It is interesting to me that today, sorting old books with my father as we tidy a house of almost 30 years’ worth of accumulation, we have a moment of unconsciously shared intention and activity not brought about by hasty necessity.
As I accept stacks of books from him, packing them away into old cardboard Poland Spring boxes, I idly consider:
Did he feel any nostalgia at the items we were discarding or preparing to gift or sell, attachment to things that have laid undisturbed for years, some for decades? I felt almost a vicarious imaged nostalgia on his behalf, wondering if some part of him—and all people who live an unconscious life of passive possession accumulation—accumulate “things” as an unconscious ward against the realization that upon death all possessions lose their meaning. That most of us leave the earthly plane without having much consciously affected it, and that of those few who do leave a ripple—their achievements smoothly pass from memory to legend and legend into oblivion. If that seems bleak—I’ve been reading Marcus Aurelius’ Meditations as of late.
Wondered at the series of circumstances and decisions that led him here: needing exterior impetus to do almost anything; slave to his emotions; his chosen inspiration a vision of a life he works at but proves hollow sporadically through action. This apparent hypocrisy is one I’ll always remember as a cautionary tale. It’s probably why I have such a strong orientation and conviction toward full congruence and internal integrity. The feeling that I absolutely must practice what I preach. Above all to live the life I want by example, to “let my life be my message”, to paraphrase my virtual mentors.
Felt gratitude that despite all I’ve learned from him (and to be fair, from culture and society and those who hate themselves), I’ve still—somehow, amazingly—managed to stumble upon a better path and pursue it. By “better” I specifically mean a mindset that leads me toward fulfillment and openness and a life lived from love, rather than one from fear and constriction and insecurity. The latter is the life sadly lived—endured?—by anyone who’s been in an unhappy, unsatisfying, unfulfilling relationship of any sort. That kind of unsatisfying relationship is draining. Slow but soul-crushing, as a river weathers and erodes granite. Having been there, I had my fill and want never again to suffer it. My standard now is relationship with those already–or leaning toward–opening and living from love. Nothing less, because I’ve learned to respect myself too much for that.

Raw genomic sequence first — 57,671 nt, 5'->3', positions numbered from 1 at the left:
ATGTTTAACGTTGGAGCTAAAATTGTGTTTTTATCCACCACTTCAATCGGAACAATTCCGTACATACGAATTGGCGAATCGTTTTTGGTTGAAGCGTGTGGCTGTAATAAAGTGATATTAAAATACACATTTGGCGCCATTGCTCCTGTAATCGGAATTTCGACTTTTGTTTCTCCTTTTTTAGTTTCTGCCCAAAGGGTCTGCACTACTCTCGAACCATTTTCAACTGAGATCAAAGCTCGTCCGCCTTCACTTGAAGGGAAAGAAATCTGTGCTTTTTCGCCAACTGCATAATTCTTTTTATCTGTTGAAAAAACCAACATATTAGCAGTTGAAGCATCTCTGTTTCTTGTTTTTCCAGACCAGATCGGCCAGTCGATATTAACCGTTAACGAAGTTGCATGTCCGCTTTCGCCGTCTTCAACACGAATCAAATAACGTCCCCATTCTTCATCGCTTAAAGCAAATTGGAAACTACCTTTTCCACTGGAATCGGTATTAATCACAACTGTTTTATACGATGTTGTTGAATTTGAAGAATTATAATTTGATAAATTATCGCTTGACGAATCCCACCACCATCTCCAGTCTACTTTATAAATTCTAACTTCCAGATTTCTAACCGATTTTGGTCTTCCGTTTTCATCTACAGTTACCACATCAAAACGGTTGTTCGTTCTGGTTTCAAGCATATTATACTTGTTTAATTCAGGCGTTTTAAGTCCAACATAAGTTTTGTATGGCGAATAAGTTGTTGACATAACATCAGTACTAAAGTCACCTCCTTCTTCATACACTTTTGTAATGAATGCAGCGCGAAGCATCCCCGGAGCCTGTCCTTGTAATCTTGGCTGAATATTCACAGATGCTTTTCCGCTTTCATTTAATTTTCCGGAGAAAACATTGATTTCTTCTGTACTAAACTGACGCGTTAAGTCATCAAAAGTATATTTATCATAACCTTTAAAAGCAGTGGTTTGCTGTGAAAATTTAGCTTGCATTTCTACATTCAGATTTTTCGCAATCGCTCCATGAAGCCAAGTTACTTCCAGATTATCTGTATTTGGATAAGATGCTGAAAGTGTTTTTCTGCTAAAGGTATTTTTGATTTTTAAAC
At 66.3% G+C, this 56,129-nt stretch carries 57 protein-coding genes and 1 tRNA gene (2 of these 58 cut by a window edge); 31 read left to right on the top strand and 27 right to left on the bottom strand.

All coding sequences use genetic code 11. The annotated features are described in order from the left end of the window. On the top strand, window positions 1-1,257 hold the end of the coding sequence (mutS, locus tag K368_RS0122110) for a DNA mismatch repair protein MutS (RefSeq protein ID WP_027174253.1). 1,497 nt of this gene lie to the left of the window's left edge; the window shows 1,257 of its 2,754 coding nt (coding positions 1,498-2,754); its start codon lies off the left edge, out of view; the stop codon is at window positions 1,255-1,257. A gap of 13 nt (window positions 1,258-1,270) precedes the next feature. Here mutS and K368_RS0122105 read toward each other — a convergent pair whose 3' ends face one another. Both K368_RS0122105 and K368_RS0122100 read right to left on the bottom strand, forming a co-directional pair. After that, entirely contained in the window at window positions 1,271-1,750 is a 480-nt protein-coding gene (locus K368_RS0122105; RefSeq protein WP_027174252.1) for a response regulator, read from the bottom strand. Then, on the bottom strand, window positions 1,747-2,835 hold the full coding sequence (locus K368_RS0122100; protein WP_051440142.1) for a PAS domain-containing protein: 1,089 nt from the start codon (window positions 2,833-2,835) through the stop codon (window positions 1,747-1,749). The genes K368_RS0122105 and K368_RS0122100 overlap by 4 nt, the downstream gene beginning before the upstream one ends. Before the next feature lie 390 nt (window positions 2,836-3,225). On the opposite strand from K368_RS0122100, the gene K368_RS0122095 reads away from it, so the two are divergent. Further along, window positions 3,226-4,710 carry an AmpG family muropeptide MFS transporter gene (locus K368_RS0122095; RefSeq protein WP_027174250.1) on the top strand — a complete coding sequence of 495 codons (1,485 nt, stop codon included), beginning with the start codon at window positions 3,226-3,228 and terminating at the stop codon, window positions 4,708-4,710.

I don’t doubt my past has set me up for a potentially higher degree of gains in areas that I lacked growing up. Social skills, self-love, non-neediness, unattachment, compassion, patience, confidence—the capacity for an authentic, deep and abiding love for myself, others and the world.
In the last few years as I began to open my eyes to what I really sought at heart, I began to notice that almost everything in my life from the activities I pursued to the dissatisfaction I felt was unconsciously in pursuit of fixing the part of myself that was not in touch with love. My deep and unconscious desire influenced every single thing I did—just as yours influence your life, just as the desires of bitter man and woman seep out from their wounded hearts and taint the lives around them. If you’re aware of this you’re better able to avoid corruption.
I see the idea of unconscious pursuit of hidden desires in wisdom through the ages: by James Allen in all of As a Man Thinketh:
As a man thinketh, so his heart will be.
The soul attracts that which it secretly harbors; that which it loves, and also that which it fears; it reaches the height of its cherished aspirations; it falls to the level of its unchastened desires—and circumstances are the means by which the soul receives its own.
By Marcus Aurelius in Meditations:
The soul becomes dyed by the color of its thoughts.
By Kamal Ravikant in Love Yourself Like Your Life Depends On It:
What we believe, that’s what we seek, it’s the filter we view our lives through.
If you had a thought once, it has no power over you. Repeat it again and again, especially with emotional intensity, feeling it, and over time, you’re creating the grooves, the mental river. Then it controls you.
And most people have heard this from Aristotle, even if they think no further than the surface meaning:
We are what we repeatedly do.
While I don’t have a stance yet on whether identity (“we are”) is tied to action repeated, I know—have come to experience—that at least my character, personality and mind are shaped by that which I’ve repeatedly done, consciously or not. As a conscious tool, this is powerful.
I felt a deep sense of peace at the realization that with my actions I move ever further from the prison of reactivity and closer toward the freedom of abundance.
Freedom from resentment, reactivity, entitlement, righteousness, indignation, toxicity, negativity, things that close us off.
Freedom from insecurity.
Insecurity: That’s the sentiment I hear nowadays when I hear people talk about their fears. I mentally replace the word “fear” with “insecurity” and in almost every case I then feel a spark of truth.
In my ideal life, I am my most bold and playful self, free from insecurity and grounded in abundance and inspiration.